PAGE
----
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Dementia – Equality and Rights

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In the last five years there have been incredible shifts in perception of how to support people living with Dementia. The 

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advent of Dementia Friends, the Primeminster’s Dementia Challenge and a focus on early diagnosis has transformed levels of understanding both professionally and within the wider community. Key to this shift has been an increased recognition of the importance of the voice of those living with dementia and their carers. It is through listening intently to that voice that the focus of attention is rightly shifting to a discussion around equity and rights. It is essential that those who have experienced discrimination because of societal prejudice around age, gender, ethnicity, sexuality, health or poverty, do not have it reinforced because of their dementia. 

In order to address this important issue, the National Care Forum, as part of a coalition of organisations, has put together a valuable publication aimed at putting people with dementia as centre stage, recognising that they are equal citizens with equal rights. It helps frame an approach to working with people with dementia that is closely aligned with the social model of disability, recognising that it is society that puts in place the barriers that serve to exclude and isolate people. It also recognises that those societal barriers can also prevent parts of the community, already marginalised and excluded, from receiving the right care and support for their dementia. 

The publication provides case studies and examples across the ‘protective characteristics’ of equality legislation within the 

UK, providing best practice and clear guidance to commissioners and providers of services to ensure that they offer a service that meets needs. For example, the report highlights the impact of dementia on people from Black and Minority Ethnic 

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Vic Raynor, Executive Director, National Care Forum

(BME) communities. The research suggests that the prevalence of dementia within BME sections of society may be a relatively new phenomenon. It cites immigration patterns in the 1950’s and 60’s bringing large groups of working age people to the UK, who are now, for the first time, forming a sizeable BME older population. This is reflected in the rapid increase in people diagnosed in these communities with dementia in the last ten years, compared to previous numbers. The barriers the members of BME communities experience in accessing health and social care services are already well documented, particularly around mental health, and therefore there are real risks that those living with dementia in the BME community are not receiving the correct levels of support. There may also be limited knowledge of possible services, alongside the challenges of language barriers which may be exacerbated for individuals by loss of cognitive skills. Whilst this information is pertinent to the BME community, it is replicated throughout the report, culminating in a recognition that the societal barriers individuals experience can lead to later diagnosis, which can then result in a range of poor outcomes including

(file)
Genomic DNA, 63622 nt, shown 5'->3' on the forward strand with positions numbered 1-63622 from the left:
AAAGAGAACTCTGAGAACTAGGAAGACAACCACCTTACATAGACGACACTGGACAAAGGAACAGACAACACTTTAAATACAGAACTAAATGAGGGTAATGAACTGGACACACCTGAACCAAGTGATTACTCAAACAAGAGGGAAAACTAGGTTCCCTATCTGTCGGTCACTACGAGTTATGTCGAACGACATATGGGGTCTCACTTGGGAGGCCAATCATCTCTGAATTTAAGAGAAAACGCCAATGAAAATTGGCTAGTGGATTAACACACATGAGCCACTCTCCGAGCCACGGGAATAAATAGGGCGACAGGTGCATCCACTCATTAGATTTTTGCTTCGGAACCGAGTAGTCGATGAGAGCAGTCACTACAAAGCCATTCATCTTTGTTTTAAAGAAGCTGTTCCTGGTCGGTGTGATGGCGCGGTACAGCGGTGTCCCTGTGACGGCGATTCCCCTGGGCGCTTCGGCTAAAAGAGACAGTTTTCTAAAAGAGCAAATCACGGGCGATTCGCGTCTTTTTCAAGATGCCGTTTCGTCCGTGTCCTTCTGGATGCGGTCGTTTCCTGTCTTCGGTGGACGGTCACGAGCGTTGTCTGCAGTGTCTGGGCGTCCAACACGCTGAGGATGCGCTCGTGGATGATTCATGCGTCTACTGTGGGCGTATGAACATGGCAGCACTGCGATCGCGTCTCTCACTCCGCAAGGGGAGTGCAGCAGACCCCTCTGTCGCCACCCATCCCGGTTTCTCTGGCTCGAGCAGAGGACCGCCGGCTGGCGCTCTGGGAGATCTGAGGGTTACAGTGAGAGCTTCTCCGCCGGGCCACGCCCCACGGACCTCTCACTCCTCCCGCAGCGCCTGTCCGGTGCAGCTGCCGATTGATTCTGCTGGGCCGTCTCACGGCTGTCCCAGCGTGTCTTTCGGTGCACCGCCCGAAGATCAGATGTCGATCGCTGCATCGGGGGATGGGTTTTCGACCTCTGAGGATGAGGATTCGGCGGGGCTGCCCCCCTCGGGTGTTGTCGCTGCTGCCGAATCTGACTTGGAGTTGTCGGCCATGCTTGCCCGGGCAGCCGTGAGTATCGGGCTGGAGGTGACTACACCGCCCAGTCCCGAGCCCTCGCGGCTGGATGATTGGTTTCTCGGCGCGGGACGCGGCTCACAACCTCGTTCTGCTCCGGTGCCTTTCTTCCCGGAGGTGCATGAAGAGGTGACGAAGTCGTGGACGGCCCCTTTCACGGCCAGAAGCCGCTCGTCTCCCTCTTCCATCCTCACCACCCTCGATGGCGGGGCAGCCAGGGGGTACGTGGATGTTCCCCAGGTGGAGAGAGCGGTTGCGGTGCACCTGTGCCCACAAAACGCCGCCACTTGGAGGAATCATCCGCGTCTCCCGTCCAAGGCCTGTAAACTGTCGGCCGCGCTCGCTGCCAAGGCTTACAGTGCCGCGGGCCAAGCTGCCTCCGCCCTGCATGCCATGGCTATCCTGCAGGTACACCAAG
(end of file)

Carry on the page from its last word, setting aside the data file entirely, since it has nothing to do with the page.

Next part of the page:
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The National Care Forum is the leading voice for not-forprofit
care providers. The NCF is a membership organisation
offering expertise, advice, membership forums and events and
policy representation. The NCF is a proud promoter of quality
services across the full range of adult social care provision in
the not-for-profit sector. For full details of how to become a
member of NCF visit http://www.nationalcareforum.org.uk/.

emergency admissions. 

All of this information makes it critical that commissioners and providers take action to drive improvement in their current approach to supporting people living with dementia, recognising the potential for discrimination. The clear guidance within the publication highlights the importance of communication, with families and wider community services. It recognises the strength of supporting culturally appropriate voluntary and community sector groups, to skill them up to support individuals and carers to bridge the gaps in care or accessing services. It looks to localities to embed an understanding of the care and support needs of the whole community in strategic tools such as the Joint Strategic Needs Assessment. Ultimately it requires providers and commissioners of services to understand how adopting a truly person-centred perspective means ensuring that the environment within which services operate does not further discriminate and disadvantage people with dementia.

Dementia – Equity and Rights can be accessed here. http://www.nationalcareforum.org.uk/viewNews.asp?news_id=3553

 

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